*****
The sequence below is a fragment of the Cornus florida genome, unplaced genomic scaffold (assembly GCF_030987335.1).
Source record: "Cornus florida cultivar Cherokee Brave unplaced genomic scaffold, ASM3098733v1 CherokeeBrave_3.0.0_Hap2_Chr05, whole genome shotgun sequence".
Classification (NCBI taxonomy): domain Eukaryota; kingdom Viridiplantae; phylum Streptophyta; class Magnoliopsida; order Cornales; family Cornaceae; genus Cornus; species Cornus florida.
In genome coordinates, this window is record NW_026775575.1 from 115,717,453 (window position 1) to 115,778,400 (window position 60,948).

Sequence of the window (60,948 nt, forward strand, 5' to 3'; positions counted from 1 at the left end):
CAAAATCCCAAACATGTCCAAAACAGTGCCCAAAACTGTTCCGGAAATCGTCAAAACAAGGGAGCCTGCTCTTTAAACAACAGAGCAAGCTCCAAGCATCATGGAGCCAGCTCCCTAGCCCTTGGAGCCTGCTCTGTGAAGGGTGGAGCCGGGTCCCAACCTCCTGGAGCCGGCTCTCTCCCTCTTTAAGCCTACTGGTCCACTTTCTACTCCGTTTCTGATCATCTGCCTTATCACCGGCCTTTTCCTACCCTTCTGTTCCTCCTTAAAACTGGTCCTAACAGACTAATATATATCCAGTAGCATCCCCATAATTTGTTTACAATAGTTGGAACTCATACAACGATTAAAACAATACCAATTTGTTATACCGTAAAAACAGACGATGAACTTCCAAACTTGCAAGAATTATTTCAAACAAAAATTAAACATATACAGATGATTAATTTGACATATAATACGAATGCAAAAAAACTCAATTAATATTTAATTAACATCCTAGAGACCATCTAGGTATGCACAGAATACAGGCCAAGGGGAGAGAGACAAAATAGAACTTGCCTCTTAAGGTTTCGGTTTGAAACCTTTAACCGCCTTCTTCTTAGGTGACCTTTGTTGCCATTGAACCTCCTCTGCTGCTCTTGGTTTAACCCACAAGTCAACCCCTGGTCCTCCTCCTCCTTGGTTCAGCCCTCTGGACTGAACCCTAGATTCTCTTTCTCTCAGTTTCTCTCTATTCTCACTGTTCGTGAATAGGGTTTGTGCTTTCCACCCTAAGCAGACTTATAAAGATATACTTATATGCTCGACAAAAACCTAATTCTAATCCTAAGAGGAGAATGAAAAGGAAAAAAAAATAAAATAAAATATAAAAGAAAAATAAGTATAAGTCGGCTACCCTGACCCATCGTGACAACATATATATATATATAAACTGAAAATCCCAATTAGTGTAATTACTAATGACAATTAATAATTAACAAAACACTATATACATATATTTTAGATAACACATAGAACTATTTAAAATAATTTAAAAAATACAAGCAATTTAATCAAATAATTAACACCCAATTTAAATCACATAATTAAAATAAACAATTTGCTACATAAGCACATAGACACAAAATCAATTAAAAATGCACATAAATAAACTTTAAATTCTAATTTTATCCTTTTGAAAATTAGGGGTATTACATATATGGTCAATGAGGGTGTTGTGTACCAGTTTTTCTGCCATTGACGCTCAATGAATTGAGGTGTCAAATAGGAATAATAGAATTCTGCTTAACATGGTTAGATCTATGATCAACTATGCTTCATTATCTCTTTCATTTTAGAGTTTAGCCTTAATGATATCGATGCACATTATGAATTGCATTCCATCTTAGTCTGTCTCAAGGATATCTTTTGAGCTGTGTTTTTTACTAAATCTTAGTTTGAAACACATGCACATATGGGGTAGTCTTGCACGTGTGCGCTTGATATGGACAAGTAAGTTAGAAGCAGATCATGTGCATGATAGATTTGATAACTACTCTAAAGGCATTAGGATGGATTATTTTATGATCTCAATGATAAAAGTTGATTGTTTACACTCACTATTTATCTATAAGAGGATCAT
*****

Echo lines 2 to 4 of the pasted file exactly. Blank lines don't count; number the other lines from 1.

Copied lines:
Source record: "Cornus florida cultivar Cherokee Brave unplaced genomic scaffold, ASM3098733v1 CherokeeBrave_3.0.0_Hap2_Chr05, whole genome shotgun sequence".
Classification (NCBI taxonomy): domain Eukaryota; kingdom Viridiplantae; phylum Streptophyta; class Magnoliopsida; order Cornales; family Cornaceae; genus Cornus; species Cornus florida.
In genome coordinates, this window is record NW_026775575.1 from 115,717,453 (window position 1) to 115,778,400 (window position 60,948).